Better Adherence, Better Results

Thomas L. Petty, M.D.

Professor of Medicine, 
University of Colorado

Chairman, National Lung Health Education Program (NLHEP)


National Lung Health Education Program
A collaborative project with



HealthOne Center
1850 High Street
Denver, CO 80218
Phone: 303 839 6755
Fax: 303 832 8137

Better Adherence, Better Results

April 1995
PEP Pioneers
Second Wind
Torrance, California

Dear Friends,

     The extent to which patients follow their doctors' orders in terms of medications and/or the use of medical devices is called adherence or, sometimes, compliance. Adherence or compliance refers to how faithfully the person takes their medicine or does a therapeutic procedure, according to how it is prescribed. Today there is a lot of study concerning the factors of patients' responses to the physicians' advice, such as a medication, diet, activity, or whatever. It stands to reason that appropriate therapy will work better and more often if it is followed than if it is not followed.

     Recent studies have indicated that the act of adherence itself helps to determine outcome. This is true even when patients receive a placebo, i.e., a non-active comparison product in a drug trial. Thus, those who adhere to a treatment plan for a drug improve more if they closely adhere to the treatment plan, even though they are not receiving the drug under study. This is a so-called placebo effect. In a repeat heart attack study, for example, the survival was about twice as good in those who adhered to the prescribed treatment, compared with those who didn't, even when only a placebo was given.

     Why should this be? One possibility is that the mere act of following advice is indicative of other favorable factors that may promote health, such as diet, exercise, or rest. Adhering to a medical regime may also be symbolic of the individual who is attempting to exert his/her control over their disease process. It is a mind over matter notion. Whatever the reason is why good adherence produces a better outcome, certainly requires further study. Additionally, we ought to be finding better ways to make adherence possible. Prescribing long-acting medications that can be taken once or twice a day is one approach. People can often remember to take a once or twice-a-day product, i.e., morning or night, by putting the medicine in the bathroom near the toothbrush as a reminder. Very few people regularly remember to take a medication four or five times a day unless they are reminded by some sort of timing signal.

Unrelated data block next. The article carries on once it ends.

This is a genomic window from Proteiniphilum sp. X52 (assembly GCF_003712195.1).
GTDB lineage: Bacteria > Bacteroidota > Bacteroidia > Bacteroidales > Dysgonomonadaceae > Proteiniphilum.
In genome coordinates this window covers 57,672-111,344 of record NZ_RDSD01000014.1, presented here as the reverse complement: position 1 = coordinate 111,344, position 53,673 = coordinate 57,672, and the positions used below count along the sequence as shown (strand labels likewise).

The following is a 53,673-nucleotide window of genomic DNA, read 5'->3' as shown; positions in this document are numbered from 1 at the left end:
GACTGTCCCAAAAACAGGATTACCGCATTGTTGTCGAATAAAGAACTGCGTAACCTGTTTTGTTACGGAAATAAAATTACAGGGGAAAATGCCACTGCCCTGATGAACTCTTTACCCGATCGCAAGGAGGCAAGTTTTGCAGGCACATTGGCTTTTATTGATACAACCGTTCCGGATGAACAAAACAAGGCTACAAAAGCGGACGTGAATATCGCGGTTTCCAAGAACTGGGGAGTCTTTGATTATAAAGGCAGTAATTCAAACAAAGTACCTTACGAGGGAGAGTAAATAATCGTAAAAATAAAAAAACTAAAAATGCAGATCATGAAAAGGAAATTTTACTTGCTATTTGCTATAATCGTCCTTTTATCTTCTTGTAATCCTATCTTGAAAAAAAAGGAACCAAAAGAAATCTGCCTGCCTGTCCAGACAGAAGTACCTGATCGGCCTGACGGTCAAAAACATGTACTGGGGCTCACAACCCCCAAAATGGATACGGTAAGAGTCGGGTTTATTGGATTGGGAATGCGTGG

The adherence/compliance issue really becomes complicated in the case of addiction such as when tobacco, alcohol, or compulsive behavior dominates the life of the person. Everyone is different but the factors that promote or interfere with adherence are quite complex. In any case, I will adhere to my plan of being in touch with you again next month. It makes me feel good!

     Sincerely yours,

     Thomas Petty, MD

Last update:
11 April 2002